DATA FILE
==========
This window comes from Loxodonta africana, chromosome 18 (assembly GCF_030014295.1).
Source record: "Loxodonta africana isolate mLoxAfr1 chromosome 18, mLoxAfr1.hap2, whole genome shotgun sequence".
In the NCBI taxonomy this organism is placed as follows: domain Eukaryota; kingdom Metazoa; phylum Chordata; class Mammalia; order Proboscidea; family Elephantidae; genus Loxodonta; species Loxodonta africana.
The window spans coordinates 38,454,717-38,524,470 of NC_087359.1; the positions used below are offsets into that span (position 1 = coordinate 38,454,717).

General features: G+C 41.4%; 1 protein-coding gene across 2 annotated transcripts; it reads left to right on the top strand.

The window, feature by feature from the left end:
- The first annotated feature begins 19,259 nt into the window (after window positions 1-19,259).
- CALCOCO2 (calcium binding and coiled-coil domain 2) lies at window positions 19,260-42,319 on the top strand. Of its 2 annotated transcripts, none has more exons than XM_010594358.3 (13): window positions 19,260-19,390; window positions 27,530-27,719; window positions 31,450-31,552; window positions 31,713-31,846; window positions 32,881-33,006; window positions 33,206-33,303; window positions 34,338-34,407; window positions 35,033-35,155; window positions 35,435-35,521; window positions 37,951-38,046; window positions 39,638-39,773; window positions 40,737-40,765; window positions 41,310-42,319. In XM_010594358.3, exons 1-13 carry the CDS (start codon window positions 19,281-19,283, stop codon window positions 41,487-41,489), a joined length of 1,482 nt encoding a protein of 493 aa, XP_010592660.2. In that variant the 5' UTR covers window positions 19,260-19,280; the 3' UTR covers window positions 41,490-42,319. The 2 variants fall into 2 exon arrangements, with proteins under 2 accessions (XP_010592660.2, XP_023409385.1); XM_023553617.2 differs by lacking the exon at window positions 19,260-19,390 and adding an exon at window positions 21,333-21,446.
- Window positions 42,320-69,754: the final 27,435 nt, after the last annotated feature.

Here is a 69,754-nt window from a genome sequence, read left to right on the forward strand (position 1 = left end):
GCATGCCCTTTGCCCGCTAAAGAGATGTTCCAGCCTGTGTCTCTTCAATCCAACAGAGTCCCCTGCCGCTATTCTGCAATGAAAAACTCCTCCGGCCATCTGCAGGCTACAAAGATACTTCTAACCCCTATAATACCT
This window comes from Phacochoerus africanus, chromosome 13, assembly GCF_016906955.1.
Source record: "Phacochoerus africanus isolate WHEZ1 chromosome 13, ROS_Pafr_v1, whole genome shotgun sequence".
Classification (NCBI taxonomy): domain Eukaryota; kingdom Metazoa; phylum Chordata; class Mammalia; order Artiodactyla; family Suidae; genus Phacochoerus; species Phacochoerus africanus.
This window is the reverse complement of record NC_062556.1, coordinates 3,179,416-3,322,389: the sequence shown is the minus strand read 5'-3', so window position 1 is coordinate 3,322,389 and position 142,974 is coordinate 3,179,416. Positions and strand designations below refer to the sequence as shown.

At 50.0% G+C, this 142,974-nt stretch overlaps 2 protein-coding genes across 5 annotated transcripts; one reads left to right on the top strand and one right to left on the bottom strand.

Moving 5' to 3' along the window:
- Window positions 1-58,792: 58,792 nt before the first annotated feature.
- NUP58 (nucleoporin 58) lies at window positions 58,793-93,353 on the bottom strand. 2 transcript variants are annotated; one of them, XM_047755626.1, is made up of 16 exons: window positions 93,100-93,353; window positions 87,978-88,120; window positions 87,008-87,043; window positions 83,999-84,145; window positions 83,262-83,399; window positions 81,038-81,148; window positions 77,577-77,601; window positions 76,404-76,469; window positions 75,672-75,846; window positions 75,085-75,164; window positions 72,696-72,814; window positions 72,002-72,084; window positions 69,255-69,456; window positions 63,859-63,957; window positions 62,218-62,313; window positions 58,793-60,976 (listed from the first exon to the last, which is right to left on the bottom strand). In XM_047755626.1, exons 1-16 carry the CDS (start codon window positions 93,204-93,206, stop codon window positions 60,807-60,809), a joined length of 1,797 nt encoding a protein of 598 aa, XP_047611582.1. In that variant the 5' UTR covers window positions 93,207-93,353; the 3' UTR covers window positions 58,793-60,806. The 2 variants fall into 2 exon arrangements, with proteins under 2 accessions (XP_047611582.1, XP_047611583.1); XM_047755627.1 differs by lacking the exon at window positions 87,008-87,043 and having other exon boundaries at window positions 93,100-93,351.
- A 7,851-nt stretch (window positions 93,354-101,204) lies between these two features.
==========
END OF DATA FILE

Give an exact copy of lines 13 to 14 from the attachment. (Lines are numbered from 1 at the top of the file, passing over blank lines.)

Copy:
Source record: "Phacochoerus africanus isolate WHEZ1 chromosome 13, ROS_Pafr_v1, whole genome shotgun sequence".
Classification (NCBI taxonomy): domain Eukaryota; kingdom Metazoa; phylum Chordata; class Mammalia; order Artiodactyla; family Suidae; genus Phacochoerus; species Phacochoerus africanus.